Susan’s Fish & Chips
Every time we write about fried seafood or lobster rolls here on From Away, we count the minutes until someone responds with something along the lines of, “Sure, those lobster rolls at The Lobster Shack at Two Lights or at the “Bite Into Maine” cart are fine, with their ocean spray and their scenery and their sunshine, but you haven’t had good seafood until you’ve visited Susan’s Fish & Chips.”
We’ve resisted the recommendation until now, mainly because we’ve never been able to imagine a ton of overlap between the terms “Outer Forest Avenue” and “Fresh Seafood.” In spite of the numerous recommendations we received from readers, we just couldn’t imagine choosing to eat a fried clam roll while bathing in carbon monoxide exhaust and listening to trucks downshift, when Maine has so many miles of rocky coastline, lighthouses, and seaside lobster pounds scattered around where we can enjoy our favorite Summertime fare outside.
Jillian: Forest Ave is a peculiar place for a fish shack, I thought, sifting through my expectations. “I’m not sure I want to go in there,” was my first thought. “That’s not the kind of eater, the kind of person I want to be,” was the thought that immediately followed. I do want to be adventurous and open-minded though, wherever I am, especially in my own backyard.
Sandwiched between an enormous car wash and a radiator repair shop, Susan’s doesn’t exude the kind of charm that visitors from out-of-state necessarily picture, when they imagine a vacation in Maine. Built in a converted garage, Susan’s Fish & Chips blends in beautifully with the other hardscrabble businesses on Forest Avenue, if not other restaurants in town. A washed out, faded, Pepsi-branded plastic sign announces the business, and there are a few parking spaces in front of the building, the facade hand-painted with fish.
Step through the front door, and the restaurant opens up into a huge room with a bit of a warehouse vibe; a long counter and food prep area makes up the left third of the restaurant, with the rest of the space given over to a few blue-painted, somewhat sticky outdoor picnic tables. The counter is lined with fluorescent yellow and pink posterboard signs, hand-lettered in black magic marker with seasonal specialties, and the walls and steel-beamed ceiling are decorated with with old oars, a rowboat, fishing nets, and buoys. The overall effect is that of standing in the middle of a shipwreck-in-progress, presided over by a life-size stuffed monkey wearing rubber boots.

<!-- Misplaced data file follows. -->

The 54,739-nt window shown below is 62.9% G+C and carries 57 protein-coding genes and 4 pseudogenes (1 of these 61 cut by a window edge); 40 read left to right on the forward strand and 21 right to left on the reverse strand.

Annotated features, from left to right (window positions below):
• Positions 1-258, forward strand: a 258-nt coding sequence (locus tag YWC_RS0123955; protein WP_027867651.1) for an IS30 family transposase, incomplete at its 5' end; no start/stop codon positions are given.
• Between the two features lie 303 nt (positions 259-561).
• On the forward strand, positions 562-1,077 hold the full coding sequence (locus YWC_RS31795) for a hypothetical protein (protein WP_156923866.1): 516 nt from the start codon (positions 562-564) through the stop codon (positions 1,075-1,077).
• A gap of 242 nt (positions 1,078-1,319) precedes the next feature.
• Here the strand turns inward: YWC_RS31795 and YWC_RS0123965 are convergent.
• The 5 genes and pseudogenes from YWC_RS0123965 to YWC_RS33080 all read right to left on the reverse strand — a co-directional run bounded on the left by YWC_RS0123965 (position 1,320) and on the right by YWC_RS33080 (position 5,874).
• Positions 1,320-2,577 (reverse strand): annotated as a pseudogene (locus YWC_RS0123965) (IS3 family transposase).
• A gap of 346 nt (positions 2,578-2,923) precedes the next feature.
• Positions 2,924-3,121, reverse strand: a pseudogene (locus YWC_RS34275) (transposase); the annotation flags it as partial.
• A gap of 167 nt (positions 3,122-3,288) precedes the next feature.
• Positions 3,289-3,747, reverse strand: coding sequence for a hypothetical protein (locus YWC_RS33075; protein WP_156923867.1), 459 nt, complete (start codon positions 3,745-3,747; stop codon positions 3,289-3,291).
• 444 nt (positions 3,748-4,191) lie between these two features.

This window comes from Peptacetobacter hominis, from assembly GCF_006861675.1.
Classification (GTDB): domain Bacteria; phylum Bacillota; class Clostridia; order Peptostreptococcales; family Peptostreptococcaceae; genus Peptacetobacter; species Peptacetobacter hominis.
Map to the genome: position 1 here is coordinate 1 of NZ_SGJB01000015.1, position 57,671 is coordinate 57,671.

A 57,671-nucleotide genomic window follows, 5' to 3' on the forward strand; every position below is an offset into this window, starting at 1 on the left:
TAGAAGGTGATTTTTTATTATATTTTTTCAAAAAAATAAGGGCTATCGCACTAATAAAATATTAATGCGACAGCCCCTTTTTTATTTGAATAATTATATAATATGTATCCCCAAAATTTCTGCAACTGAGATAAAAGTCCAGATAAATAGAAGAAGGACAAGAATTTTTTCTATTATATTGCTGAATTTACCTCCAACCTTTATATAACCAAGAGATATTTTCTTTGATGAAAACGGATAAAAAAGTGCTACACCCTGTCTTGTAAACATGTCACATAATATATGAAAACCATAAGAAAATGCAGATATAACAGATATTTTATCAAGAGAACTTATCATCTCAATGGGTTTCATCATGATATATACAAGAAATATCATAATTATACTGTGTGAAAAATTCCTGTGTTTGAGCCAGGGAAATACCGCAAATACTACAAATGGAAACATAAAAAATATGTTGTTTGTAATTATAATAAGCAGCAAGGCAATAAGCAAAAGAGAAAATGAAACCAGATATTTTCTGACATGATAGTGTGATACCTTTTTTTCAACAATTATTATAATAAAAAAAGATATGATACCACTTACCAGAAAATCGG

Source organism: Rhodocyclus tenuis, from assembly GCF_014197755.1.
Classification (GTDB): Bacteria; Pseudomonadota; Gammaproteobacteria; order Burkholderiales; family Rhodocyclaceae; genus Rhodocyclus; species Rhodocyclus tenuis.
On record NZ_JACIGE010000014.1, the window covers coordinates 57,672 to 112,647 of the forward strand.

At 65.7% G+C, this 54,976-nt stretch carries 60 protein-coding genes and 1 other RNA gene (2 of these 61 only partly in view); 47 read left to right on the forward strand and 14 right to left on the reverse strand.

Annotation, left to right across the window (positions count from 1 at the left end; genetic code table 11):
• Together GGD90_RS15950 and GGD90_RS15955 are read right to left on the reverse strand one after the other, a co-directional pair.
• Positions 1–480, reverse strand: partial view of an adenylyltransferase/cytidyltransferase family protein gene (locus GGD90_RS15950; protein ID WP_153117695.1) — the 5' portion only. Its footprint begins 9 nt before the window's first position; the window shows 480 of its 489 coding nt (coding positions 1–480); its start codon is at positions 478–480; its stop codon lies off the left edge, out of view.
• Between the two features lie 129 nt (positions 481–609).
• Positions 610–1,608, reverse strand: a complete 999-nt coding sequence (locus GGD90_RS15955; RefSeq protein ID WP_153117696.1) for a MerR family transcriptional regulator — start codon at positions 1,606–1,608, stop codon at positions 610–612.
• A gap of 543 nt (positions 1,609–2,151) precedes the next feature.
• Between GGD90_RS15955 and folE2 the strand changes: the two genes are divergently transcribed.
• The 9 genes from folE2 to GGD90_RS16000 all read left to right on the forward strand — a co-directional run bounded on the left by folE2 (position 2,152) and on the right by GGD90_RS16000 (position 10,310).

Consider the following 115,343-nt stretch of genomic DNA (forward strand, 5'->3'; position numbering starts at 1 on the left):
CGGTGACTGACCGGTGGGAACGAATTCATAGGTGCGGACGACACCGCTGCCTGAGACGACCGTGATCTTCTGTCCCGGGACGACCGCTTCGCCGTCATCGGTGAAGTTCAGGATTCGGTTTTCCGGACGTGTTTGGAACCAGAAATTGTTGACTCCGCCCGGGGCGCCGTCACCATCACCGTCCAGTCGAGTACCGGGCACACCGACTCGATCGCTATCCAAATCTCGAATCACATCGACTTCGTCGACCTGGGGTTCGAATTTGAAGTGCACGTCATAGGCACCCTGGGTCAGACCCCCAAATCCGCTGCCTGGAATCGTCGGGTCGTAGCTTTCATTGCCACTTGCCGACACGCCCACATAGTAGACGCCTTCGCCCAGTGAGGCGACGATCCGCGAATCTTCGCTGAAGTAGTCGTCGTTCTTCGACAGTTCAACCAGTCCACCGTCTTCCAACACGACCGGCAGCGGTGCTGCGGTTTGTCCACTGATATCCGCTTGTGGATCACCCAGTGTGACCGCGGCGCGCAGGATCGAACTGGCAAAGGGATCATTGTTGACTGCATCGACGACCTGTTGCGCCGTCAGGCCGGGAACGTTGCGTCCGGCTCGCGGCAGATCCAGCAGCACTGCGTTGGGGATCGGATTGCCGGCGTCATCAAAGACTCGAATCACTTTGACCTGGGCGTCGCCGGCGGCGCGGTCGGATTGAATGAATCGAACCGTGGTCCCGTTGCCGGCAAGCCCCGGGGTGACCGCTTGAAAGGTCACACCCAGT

Susan’s Fish & Chips has a distinct “locals only” atmosphere, where you would expect to be treated with only the barest courtesy by the staff. Instead, the counterperson patiently waited while I read my order off the giant menu board, and delivered our order to our picnic table with a smile. A smile, and a quart-sized mason jar filled with tartar sauce.
Jillian: Susan’s is a locals-only joint, where framed puzzles forming pictures of ships, stained glass, hanging tin mermaids, and other seaworthy flotsam keeps the diner from feeling like you’re in the middle of a rush hour intersection. Sunlight filters in, hovering above the few tables and open kitchen.
We started with a “small” size portion of Susan’s “Award Winning” (the award itself is not specified) Clam Chowder ($2.99). It’s delicious, though pretty standard-issue stuff: Served in a styrofoam cup with a package of oyster crackers, featuring a cream-and-clam-stock broth that is almost too thick, that almost rounds the corner into gumminess. The chowder, served at a temperature greater than any other food I have ever encountered, is packed with clams and chunks of cubed potatoes, which I was happy to see were not overcooked and mushy. That’s no small feat when you are cooking clam chowder in the quantities being prepared at Susan’s, and at under three bucks, was a real bargain.